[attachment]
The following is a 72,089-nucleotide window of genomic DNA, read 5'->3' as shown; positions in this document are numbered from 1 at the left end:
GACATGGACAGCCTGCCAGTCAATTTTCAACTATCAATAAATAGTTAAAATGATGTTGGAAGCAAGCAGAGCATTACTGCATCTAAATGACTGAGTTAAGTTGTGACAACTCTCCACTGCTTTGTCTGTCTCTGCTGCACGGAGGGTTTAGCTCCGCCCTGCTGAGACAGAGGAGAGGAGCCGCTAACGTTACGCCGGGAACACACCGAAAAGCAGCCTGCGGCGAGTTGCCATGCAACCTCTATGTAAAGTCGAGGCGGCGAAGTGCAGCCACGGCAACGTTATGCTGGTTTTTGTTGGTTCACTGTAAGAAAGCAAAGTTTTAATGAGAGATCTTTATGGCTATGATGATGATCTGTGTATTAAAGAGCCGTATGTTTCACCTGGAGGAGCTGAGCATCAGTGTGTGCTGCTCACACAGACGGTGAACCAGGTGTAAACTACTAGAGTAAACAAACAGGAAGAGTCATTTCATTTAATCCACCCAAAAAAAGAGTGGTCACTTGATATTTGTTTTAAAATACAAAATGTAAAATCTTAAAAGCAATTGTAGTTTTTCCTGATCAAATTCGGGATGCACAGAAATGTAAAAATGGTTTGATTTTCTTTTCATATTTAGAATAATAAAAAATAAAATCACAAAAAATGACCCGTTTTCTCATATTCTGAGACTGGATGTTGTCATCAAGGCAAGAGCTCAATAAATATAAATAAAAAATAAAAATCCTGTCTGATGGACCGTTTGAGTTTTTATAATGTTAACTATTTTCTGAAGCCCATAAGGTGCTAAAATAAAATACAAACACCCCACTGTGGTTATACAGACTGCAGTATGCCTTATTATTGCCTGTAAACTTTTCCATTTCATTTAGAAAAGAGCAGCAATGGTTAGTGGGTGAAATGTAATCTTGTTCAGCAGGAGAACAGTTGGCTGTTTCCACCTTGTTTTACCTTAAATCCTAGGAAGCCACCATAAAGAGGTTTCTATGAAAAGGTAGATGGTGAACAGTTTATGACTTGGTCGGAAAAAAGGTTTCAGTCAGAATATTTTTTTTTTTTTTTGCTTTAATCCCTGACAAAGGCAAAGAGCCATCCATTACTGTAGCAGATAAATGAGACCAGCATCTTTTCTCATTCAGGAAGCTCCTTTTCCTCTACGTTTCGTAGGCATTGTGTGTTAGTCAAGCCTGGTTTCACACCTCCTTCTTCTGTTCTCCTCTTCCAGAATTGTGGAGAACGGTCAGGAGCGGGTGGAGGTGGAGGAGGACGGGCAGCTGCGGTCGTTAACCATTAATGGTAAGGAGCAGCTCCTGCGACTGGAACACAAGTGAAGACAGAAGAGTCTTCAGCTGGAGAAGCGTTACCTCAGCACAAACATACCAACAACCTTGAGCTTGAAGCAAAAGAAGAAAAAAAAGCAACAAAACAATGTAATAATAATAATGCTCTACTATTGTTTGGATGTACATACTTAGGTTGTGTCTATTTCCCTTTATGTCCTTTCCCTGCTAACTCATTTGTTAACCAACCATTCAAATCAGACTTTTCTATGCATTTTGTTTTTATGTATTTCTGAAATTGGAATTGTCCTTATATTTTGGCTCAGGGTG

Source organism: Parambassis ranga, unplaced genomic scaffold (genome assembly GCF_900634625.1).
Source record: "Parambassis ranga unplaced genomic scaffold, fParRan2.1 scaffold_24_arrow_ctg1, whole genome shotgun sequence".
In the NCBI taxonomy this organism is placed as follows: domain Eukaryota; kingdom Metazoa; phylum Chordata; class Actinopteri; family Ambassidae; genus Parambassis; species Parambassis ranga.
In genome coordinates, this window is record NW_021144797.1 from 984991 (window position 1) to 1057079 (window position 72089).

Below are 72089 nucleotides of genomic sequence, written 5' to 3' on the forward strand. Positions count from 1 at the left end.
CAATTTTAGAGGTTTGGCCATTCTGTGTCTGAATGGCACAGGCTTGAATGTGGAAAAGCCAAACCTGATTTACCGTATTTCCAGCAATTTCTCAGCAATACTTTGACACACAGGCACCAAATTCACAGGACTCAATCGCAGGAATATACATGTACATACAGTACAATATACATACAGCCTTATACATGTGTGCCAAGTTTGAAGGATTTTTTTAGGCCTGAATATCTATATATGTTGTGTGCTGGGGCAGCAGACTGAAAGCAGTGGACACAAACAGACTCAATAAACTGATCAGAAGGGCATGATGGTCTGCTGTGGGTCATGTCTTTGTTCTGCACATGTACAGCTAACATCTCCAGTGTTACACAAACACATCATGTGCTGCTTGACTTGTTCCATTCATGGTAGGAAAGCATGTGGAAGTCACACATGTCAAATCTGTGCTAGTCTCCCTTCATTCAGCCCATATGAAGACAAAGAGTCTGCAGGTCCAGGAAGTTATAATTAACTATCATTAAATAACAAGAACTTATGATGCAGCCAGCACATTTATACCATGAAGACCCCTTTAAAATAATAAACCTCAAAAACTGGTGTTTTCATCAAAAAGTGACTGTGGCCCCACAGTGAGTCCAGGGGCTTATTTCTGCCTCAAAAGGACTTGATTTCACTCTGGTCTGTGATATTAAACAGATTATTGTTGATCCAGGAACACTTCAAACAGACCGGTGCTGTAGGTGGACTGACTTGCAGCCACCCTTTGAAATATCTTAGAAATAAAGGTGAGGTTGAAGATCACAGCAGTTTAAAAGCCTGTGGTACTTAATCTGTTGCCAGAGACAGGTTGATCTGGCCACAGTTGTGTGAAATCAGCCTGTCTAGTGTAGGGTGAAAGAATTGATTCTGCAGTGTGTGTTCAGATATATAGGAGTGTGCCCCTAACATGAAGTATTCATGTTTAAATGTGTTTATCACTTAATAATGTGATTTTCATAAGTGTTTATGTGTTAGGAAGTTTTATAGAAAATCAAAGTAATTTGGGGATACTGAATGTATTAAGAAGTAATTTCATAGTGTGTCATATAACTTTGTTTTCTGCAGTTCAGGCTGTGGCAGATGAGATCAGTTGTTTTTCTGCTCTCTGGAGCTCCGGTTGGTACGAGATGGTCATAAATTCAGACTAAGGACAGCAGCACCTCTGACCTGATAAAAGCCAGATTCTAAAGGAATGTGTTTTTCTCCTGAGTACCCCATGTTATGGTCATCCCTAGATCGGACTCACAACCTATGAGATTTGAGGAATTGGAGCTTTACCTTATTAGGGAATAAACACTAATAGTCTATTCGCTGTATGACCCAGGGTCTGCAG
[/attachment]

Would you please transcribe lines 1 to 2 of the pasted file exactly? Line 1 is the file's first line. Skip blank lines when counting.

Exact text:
The following is a 72,089-nucleotide window of genomic DNA, read 5'->3' as shown; positions in this document are numbered from 1 at the left end:
GACATGGACAGCCTGCCAGTCAATTTTCAACTATCAATAAATAGTTAAAATGATGTTGGAAGCAAGCAGAGCATTACTGCATCTAAATGACTGAGTTAAGTTGTGACAACTCTCCACTGCTTTGTCTGTCTCTGCTGCACGGAGGGTTTAGCTCCGCCCTGCTGAGACAGAGGAGAGGAGCCGCTAACGTTACGCCGGGAACACACCGAAAAGCAGCCTGCGGCGAGTTGCCATGCAACCTCTATGTAAAGTCGAGGCGGCGAAGTGCAGCCACGGCAACGTTATGCTGGTTTTTGTTGGTTCACTGTAAGAAAGCAAAGTTTTAATGAGAGATCTTTATGGCTATGATGATGATCTGTGTATTAAAGAGCCGTATGTTTCACCTGGAGGAGCTGAGCATCAGTGTGTGCTGCTCACACAGACGGTGAACCAGGTGTAAACTACTAGAGTAAACAAACAGGAAGAGTCATTTCATTTAATCCACCCAAAAAAAGAGTGGTCACTTGATATTTGTTTTAAAATACAAAATGTAAAATCTTAAAAGCAATTGTAGTTTTTCCTGATCAAATTCGGGATGCACAGAAATGTAAAAATGGTTTGATTTTCTTTTCATATTTAGAATAATAAAAAATAAAATCACAAAAAATGACCCGTTTTCTCATATTCTGAGACTGGATGTTGTCATCAAGGCAAGAGCTCAATAAATATAAATAAAAAATAAAAATCCTGTCTGATGGACCGTTTGAGTTTTTATAATGTTAACTATTTTCTGAAGCCCATAAGGTGCTAAAATAAAATACAAACACCCCACTGTGGTTATACAGACTGCAGTATGCCTTATTATTGCCTGTAAACTTTTCCATTTCATTTAGAAAAGAGCAGCAATGGTTAGTGGGTGAAATGTAATCTTGTTCAGCAGGAGAACAGTTGGCTGTTTCCACCTTGTTTTACCTTAAATCCTAGGAAGCCACCATAAAGAGGTTTCTATGAAAAGGTAGATGGTGAACAGTTTATGACTTGGTCGGAAAAAAGGTTTCAGTCAGAATATTTTTTTTTTTTTTTGCTTTAATCCCTGACAAAGGCAAAGAGCCATCCATTACTGTAGCAGATAAATGAGACCAGCATCTTTTCTCATTCAGGAAGCTCCTTTTCCTCTACGTTTCGTAGGCATTGTGTGTTAGTCAAGCCTGGTTTCACACCTCCTTCTTCTGTTCTCCTCTTCCAGAATTGTGGAGAACGGTCAGGAGCGGGTGGAGGTGGAGGAGGACGGGCAGCTGCGGTCGTTAACCATTAATGGTAAGGAGCAGCTCCTGCGACTGGAACACAAGTGAAGACAGAAGAGTCTTCAGCTGGAGAAGCGTTACCTCAGCACAAACATACCAACAACCTTGAGCTTGAAGCAAAAGAAGAAAAAAAAGCAACAAAACAATGTAATAATAATAATGCTCTACTATTGTTTGGATGTACATACTTAGGTTGTGTCTATTTCCCTTTATGTCCTTTCCCTGCTAACTCATTTGTTAACCAACCATTCAAATCAGACTTTTCTATGCATTTTGTTTTTATGTATTTCTGAAATTGGAATTGTCCTTATATTTTGGCTCAGGGTG